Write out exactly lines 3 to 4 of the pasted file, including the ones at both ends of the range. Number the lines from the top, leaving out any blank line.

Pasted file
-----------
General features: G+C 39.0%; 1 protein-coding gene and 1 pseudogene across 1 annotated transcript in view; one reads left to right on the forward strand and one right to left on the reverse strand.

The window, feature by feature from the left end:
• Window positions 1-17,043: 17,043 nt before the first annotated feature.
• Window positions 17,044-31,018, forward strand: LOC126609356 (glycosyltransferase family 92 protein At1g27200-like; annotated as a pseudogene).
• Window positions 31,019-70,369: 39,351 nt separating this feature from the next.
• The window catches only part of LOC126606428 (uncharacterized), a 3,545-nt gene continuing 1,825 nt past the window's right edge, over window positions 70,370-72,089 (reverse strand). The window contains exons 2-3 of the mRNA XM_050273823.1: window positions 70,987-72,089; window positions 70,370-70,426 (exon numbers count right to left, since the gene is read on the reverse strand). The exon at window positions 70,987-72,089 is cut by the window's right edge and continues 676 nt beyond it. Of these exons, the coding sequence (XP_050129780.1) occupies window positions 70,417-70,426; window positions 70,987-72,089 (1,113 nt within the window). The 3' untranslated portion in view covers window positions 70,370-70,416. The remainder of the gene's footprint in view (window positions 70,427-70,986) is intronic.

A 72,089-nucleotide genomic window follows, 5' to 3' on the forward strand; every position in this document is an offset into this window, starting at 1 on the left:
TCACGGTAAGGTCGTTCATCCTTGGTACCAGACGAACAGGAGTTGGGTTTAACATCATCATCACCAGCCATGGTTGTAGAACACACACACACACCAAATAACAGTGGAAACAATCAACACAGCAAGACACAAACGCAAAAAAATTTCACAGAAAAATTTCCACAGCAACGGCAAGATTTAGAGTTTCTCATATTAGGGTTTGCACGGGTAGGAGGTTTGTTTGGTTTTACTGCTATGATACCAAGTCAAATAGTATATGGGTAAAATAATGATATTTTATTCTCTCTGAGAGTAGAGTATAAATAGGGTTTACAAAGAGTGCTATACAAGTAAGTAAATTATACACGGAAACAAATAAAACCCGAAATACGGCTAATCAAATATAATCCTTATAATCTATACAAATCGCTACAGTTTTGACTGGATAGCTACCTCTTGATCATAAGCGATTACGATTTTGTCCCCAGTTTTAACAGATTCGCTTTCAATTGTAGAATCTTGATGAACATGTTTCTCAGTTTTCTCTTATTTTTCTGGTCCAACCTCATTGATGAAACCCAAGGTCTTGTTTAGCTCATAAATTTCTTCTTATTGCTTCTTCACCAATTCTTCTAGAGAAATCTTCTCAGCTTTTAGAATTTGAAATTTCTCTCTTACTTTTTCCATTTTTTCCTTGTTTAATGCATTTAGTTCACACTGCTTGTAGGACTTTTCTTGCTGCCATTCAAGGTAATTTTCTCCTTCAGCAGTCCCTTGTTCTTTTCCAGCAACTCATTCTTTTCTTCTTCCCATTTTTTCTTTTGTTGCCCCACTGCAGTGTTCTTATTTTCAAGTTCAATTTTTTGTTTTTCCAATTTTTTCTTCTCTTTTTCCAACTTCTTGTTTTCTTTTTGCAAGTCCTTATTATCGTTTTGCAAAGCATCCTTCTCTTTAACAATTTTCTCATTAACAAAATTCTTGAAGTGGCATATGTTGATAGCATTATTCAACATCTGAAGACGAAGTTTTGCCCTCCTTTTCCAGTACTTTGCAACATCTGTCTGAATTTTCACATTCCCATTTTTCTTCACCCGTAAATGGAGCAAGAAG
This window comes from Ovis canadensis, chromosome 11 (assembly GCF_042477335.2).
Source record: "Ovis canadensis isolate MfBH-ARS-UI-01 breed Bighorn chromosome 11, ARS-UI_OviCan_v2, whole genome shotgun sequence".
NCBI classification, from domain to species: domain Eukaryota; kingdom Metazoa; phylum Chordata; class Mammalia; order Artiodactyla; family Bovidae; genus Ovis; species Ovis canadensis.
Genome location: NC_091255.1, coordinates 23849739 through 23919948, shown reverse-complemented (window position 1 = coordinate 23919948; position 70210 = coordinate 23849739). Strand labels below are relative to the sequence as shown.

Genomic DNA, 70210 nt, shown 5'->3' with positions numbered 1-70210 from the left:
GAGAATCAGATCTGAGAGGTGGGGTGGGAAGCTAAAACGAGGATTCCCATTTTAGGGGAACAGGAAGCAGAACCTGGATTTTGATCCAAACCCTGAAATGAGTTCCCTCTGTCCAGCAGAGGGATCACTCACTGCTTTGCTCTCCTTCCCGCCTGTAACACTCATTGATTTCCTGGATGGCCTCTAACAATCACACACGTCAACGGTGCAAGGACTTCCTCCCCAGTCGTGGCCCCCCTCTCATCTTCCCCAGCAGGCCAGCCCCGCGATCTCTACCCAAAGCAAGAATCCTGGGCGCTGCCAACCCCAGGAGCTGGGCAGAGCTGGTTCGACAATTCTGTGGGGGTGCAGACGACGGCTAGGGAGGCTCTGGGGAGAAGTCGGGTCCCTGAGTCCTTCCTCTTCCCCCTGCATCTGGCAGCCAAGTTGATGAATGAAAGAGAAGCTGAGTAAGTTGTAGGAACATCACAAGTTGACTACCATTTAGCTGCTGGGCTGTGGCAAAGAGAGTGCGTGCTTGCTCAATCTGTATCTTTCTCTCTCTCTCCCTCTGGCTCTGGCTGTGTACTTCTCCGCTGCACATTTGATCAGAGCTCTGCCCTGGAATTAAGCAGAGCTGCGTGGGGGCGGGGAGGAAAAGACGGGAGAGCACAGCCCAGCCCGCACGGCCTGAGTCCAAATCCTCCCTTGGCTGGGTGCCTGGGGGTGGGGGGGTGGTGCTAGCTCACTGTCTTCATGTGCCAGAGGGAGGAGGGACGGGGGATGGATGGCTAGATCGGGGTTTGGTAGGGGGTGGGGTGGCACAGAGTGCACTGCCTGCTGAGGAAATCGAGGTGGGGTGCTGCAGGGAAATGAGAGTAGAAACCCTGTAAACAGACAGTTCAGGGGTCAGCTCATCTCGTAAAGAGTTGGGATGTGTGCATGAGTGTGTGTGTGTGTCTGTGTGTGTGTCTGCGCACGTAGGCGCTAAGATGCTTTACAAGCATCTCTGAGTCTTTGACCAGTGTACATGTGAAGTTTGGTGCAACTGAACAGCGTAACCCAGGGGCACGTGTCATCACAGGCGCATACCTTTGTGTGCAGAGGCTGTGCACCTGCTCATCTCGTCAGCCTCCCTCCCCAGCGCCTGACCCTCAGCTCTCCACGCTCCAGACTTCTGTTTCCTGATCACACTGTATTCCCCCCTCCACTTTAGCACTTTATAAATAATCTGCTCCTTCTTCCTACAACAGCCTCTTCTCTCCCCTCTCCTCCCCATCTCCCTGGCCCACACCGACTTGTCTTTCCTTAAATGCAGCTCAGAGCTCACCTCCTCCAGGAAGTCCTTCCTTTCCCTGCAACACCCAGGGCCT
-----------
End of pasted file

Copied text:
• Window positions 1-17,043: 17,043 nt before the first annotated feature.
• Window positions 17,044-31,018, forward strand: LOC126609356 (glycosyltransferase family 92 protein At1g27200-like; annotated as a pseudogene).